I’m back in the kitchen today and have made my first batch of vanilla fudge. It’s not exactly the same as EAT’s, but it’s close.
After noticing the EAT fudge was made in Scotland and doing a little research, I came to the conclusion that the EAT fudge was modeled after something called Helensburgh Toffee. The recipe for Helensburgh toffee was very similar to a cooks.com recipe, but halved and with a higher ratio of sugar to syrup. It also used Golden syrup, which is an ingredient in EAT’s.
This makes a small batch, so if you mess it up you haven’t wasted much money. It does take some time, though. It took a full twenty minutes of standing and gently stirring.
Make sure you keep you heat on low to medium low. If the mercury stops rising on your thermometer, up the heat a tiny bit.
Here are some photos to guide you along. First off, the ingredients. The butter is already in the pan, so it’s not pictured. Quick dissolving sugar usually comes in a canister of some sort. Golden Syrup comes in a tin or a glass jar and has a lion on it.
Here’s what it looks like when it first gets warm. Little flecks appear.
And after about 12 minutes, it gets darker, but it’s not quite 245 yet.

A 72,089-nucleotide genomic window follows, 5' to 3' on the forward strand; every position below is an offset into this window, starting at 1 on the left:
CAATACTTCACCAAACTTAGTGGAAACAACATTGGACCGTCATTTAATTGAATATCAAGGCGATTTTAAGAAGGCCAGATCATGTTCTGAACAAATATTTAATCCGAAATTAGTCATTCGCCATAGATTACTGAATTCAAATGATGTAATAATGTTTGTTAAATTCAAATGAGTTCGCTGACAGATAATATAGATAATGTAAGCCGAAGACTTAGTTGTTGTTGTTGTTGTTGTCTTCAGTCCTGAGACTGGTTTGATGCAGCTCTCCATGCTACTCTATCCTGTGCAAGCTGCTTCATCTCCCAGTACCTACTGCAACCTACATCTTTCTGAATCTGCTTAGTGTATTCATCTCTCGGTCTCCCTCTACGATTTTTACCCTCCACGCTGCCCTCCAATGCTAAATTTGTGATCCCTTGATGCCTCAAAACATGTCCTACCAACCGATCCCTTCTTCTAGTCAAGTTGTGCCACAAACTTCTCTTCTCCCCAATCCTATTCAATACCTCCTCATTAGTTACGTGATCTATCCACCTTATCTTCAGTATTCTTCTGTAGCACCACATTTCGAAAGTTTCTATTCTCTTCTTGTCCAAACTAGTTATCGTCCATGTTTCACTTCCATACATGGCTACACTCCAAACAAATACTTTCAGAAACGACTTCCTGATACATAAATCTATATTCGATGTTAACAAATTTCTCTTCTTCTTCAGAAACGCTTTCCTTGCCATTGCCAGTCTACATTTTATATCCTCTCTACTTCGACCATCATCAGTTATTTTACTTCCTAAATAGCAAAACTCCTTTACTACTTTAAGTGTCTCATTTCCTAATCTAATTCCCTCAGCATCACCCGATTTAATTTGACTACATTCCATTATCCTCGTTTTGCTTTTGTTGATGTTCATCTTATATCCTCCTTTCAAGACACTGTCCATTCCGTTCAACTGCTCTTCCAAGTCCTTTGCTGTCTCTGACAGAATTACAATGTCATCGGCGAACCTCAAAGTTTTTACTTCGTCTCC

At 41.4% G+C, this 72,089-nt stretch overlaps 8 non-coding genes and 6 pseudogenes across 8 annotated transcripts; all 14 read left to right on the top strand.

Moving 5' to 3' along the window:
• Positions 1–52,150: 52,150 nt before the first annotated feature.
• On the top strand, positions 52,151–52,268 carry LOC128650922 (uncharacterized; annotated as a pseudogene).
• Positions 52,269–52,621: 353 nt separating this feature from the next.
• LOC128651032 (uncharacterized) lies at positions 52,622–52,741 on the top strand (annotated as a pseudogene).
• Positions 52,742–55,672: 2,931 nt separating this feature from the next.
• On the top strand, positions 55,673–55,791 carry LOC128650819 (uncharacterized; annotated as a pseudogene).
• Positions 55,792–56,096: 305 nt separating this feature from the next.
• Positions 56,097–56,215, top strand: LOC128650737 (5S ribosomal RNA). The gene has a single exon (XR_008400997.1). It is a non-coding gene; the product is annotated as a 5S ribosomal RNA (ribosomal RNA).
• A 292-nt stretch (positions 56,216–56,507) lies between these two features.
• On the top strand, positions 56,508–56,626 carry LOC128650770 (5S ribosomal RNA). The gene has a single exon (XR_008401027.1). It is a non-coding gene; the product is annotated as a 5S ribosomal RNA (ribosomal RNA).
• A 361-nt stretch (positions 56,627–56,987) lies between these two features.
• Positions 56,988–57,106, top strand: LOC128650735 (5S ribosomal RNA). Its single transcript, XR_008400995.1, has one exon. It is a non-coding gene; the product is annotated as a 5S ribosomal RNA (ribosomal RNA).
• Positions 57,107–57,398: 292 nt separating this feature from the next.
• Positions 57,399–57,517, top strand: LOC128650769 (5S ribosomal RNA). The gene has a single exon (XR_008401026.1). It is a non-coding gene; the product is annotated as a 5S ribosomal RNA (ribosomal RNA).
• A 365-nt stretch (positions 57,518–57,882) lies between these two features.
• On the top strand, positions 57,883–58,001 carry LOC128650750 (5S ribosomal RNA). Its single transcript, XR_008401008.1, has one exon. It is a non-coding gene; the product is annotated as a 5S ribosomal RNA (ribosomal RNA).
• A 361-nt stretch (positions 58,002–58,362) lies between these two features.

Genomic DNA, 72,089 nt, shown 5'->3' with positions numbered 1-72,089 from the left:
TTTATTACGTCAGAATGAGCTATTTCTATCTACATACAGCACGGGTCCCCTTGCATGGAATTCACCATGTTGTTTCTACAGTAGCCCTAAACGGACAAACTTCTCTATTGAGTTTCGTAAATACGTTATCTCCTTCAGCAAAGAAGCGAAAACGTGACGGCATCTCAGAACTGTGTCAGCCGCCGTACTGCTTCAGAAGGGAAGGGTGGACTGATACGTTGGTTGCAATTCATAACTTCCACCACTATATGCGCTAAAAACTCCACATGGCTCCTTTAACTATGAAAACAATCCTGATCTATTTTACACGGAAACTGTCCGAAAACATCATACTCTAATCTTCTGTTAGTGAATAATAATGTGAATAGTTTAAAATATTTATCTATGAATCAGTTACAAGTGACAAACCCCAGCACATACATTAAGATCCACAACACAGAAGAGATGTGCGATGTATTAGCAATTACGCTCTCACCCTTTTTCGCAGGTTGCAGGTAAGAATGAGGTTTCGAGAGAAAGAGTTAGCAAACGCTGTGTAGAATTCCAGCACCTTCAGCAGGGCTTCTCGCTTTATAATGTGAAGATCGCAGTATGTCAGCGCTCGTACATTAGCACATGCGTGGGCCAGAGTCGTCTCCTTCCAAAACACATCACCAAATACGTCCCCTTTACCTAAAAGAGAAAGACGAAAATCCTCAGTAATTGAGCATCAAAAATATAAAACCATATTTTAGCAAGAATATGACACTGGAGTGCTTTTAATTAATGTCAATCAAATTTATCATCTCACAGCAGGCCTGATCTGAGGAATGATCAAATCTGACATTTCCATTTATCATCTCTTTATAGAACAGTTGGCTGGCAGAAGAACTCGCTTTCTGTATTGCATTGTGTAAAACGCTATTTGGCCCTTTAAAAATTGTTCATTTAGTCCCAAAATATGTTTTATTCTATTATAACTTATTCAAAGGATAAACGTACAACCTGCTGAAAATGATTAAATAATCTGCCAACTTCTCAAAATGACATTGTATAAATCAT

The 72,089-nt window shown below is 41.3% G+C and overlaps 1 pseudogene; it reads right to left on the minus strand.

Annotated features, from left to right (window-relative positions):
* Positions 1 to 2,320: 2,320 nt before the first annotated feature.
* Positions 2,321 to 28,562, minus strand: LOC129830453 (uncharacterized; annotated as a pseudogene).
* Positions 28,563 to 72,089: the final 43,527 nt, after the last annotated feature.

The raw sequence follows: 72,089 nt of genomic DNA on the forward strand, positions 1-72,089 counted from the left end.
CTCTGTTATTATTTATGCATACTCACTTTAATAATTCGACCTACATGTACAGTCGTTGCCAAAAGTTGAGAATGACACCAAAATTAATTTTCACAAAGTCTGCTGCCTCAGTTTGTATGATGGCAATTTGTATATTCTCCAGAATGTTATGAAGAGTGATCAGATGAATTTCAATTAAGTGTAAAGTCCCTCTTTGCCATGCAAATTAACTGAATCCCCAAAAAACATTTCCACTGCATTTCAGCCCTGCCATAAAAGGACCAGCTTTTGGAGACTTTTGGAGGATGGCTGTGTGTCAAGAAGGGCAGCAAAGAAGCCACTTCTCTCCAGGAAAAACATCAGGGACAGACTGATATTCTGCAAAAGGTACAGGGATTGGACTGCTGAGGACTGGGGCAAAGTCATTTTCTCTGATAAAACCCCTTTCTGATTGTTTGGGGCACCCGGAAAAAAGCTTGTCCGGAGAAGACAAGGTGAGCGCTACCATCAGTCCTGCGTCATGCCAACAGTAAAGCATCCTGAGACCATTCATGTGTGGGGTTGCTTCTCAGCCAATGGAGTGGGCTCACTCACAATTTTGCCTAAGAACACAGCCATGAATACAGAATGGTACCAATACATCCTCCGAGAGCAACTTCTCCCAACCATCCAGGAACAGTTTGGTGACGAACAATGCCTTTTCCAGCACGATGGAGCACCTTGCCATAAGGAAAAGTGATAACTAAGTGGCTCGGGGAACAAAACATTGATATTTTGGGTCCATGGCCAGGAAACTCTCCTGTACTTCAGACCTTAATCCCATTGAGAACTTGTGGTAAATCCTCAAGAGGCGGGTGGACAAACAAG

Here it is, after being stirred, turned into the pan and set. I used Release foil. If you are using regular foil, make sure to grease it with something. Parchment is fine too.
Now I need to pack it up.
Vanilla Fudge -- Scottish
- 1/4 cup salted butter 4 tablespoons or 60 grams
- 1/4 c. golden syrup or a combination of half golden syrup/half white syrup
- 1 1/2 cups quick dissolving sugar
- 7 oz or 196 grams 1/2 of a standard 14 oz can condensed milk
- 1/2 teaspoon vanilla extract
- Line a 9x5 loaf pan with parchment or nonstick foil.
- Melt butter over medium-low heat. Add golden syrup, sugar and condensed milk. Cook, stirring gently, over medium-low heat to 245 degrees F. Remove from heat, add vanilla and beat with a wooden spoon for 1 minute. Dump into lined pan and let cool. Lift from pan and cut into squares.
- Note: If you have a scale, it's a good idea to weigh out your condensed milk rather than just eyeball it.